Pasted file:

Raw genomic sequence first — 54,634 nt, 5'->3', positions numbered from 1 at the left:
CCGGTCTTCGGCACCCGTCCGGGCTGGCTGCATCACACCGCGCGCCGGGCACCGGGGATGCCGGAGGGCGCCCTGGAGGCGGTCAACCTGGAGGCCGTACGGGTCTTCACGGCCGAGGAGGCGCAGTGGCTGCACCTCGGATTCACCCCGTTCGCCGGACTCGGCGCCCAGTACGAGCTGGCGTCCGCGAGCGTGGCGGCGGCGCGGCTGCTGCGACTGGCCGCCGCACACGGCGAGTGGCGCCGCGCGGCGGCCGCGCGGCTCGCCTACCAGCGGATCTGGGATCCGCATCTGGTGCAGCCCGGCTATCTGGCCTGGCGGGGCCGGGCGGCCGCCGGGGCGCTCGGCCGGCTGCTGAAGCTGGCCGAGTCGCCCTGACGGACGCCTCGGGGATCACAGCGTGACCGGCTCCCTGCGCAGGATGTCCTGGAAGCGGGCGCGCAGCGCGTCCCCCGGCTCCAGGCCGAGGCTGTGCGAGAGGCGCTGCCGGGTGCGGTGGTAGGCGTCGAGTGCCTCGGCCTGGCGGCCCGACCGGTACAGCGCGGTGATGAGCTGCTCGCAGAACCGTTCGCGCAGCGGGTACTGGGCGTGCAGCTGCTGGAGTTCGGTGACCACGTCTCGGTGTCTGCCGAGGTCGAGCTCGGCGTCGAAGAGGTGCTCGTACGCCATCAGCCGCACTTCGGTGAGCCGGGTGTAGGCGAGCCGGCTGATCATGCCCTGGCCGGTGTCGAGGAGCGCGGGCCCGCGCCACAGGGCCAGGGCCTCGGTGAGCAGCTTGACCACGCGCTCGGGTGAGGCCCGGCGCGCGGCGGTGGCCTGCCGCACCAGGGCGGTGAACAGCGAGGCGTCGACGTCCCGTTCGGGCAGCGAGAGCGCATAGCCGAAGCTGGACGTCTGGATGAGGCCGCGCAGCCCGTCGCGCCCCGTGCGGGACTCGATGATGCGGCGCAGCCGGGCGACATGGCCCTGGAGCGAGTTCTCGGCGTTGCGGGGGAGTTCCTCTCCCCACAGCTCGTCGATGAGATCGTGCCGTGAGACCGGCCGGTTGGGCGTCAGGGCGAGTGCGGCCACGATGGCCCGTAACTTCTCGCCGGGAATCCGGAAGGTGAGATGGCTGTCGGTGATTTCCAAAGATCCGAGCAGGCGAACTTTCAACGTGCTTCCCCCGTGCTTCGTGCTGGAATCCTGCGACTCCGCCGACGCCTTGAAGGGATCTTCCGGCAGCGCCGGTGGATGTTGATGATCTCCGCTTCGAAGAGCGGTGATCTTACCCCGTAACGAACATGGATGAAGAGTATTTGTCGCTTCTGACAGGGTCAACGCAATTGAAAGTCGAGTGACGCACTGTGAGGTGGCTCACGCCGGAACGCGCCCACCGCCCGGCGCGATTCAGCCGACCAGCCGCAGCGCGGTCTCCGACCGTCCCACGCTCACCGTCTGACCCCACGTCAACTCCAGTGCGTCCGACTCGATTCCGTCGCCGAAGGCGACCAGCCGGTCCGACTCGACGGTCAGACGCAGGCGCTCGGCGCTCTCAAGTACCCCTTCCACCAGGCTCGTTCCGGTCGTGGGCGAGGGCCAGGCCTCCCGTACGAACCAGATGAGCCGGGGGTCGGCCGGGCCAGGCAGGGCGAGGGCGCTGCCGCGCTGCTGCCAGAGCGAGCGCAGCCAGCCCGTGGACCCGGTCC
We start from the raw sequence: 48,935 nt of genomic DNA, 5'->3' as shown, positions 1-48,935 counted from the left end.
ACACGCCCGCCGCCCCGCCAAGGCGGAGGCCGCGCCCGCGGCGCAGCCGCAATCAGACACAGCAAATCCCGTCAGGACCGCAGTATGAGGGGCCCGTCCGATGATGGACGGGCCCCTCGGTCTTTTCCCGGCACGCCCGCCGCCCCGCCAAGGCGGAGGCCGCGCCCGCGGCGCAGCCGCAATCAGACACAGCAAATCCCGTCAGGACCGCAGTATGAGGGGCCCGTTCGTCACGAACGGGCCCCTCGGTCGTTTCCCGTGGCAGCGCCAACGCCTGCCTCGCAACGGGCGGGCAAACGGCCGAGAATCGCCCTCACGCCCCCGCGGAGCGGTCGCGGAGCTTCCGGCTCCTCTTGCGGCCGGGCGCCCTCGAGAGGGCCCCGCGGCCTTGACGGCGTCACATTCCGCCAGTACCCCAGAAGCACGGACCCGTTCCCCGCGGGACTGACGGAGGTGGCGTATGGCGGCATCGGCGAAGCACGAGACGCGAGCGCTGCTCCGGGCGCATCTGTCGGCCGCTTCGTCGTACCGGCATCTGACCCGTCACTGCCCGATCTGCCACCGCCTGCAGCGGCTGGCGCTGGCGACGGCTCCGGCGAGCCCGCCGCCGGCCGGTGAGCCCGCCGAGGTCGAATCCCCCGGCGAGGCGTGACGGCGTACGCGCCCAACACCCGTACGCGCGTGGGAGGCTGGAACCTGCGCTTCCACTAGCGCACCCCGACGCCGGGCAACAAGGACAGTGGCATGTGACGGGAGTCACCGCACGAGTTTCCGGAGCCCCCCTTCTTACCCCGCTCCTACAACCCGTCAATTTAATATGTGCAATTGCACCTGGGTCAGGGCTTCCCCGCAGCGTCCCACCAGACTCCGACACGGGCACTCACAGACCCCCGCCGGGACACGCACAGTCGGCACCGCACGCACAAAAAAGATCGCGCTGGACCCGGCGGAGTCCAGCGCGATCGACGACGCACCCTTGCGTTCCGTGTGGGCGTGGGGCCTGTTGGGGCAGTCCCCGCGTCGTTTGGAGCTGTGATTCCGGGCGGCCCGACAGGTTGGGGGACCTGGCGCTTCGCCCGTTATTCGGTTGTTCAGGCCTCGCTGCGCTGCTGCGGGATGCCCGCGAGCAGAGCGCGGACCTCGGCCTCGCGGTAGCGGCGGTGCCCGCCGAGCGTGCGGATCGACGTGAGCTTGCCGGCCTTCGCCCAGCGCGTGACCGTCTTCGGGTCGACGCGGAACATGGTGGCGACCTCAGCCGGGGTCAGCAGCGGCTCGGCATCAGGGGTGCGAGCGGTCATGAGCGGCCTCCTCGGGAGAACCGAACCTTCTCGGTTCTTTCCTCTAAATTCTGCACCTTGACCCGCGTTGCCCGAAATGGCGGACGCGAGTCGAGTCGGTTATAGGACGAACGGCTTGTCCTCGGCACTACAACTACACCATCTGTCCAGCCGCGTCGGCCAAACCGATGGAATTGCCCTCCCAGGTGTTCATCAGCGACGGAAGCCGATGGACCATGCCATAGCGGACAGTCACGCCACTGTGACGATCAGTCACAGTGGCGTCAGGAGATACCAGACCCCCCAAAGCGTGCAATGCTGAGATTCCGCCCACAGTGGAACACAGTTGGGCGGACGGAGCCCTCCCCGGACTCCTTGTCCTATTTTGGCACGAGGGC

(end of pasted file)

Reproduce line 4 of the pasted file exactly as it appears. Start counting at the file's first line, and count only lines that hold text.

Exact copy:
ACACGCCCGCCGCCCCGCCAAGGCGGAGGCCGCGCCCGCGGCGCAGCCGCAATCAGACACAGCAAATCCCGTCAGGACCGCAGTATGAGGGGCCCGTCCGATGATGGACGGGCCCCTCGGTCTTTTCCCGGCACGCCCGCCGCCCCGCCAAGGCGGAGGCCGCGCCCGCGGCGCAGCCGCAATCAGACACAGCAAATCCCGTCAGGACCGCAGTATGAGGGGCCCGTTCGTCACGAACGGGCCCCTCGGTCGTTTCCCGTGGCAGCGCCAACGCCTGCCTCGCAACGGGCGGGCAAACGGCCGAGAATCGCCCTCACGCCCCCGCGGAGCGGTCGCGGAGCTTCCGGCTCCTCTTGCGGCCGGGCGCCCTCGAGAGGGCCCCGCGGCCTTGACGGCGTCACATTCCGCCAGTACCCCAGAAGCACGGACCCGTTCCCCGCGGGACTGACGGAGGTGGCGTATGGCGGCATCGGCGAAGCACGAGACGCGAGCGCTGCTCCGGGCGCATCTGTCGGCCGCTTCGTCGTACCGGCATCTGACCCGTCACTGCCCGATCTGCCACCGCCTGCAGCGGCTGGCGCTGGCGACGGCTCCGGCGAGCCCGCCGCCGGCCGGTGAGCCCGCCGAGGTCGAATCCCCCGGCGAGGCGTGACGGCGTACGCGCCCAACACCCGTACGCGCGTGGGAGGCTGGAACCTGCGCTTCCACTAGCGCACCCCGACGCCGGGCAACAAGGACAGTGGCATGTGACGGGAGTCACCGCACGAGTTTCCGGAGCCCCCCTTCTTACCCCGCTCCTACAACCCGTCAATTTAATATGTGCAATTGCACCTGGGTCAGGGCTTCCCCGCAGCGTCCCACCAGACTCCGACACGGGCACTCACAGACCCCCGCCGGGACACGCACAGTCGGCACCGCACGCACAAAAAAGATCGCGCTGGACCCGGCGGAGTCCAGCGCGATCGACGACGCACCCTTGCGTTCCGTGTGGGCGTGGGGCCTGTTGGGGCAGTCCCCGCGTCGTTTGGAGCTGTGATTCCGGGCGGCCCGACAGGTTGGGGGACCTGGCGCTTCGCCCGTTATTCGGTTGTTCAGGCCTCGCTGCGCTGCTGCGGGATGCCCGCGAGCAGAGCGCGGACCTCGGCCTCGCGGTAGCGGCGGTGCCCGCCGAGCGTGCGGATCGACGTGAGCTTGCCGGCCTTCGCCCAGCGCGTGACCGTCTTCGGGTCGACGCGGAACATGGTGGCGACCTCAGCCGGGGTCAGCAGCGGCTCGGCATCAGGGGTGCGAGCGGTCATGAGCGGCCTCCTCGGGAGAACCGAACCTTCTCGGTTCTTTCCTCTAAATTCTGCACCTTGACCCGCGTTGCCCGAAATGGCGGACGCGAGTCGAGTCGGTTATAGGACGAACGGCTTGTCCTCGGCACTACAACTACACCATCTGTCCAGCCGCGTCGGCCAAACCGATGGAATTGCCCTCCCAGGTGTTCATCAGCGACGGAAGCCGATGGACCATGCCATAGCGGACAGTCACGCCACTGTGACGATCAGTCACAGTGGCGTCAGGAGATACCAGACCCCCCAAAGCGTGCAATGCTGAGATTCCGCCCACAGTGGAACACAGTTGGGCGGACGGAGCCCTCCCCGGACTCCTTGTCCTATTTTGGCACGAGGGC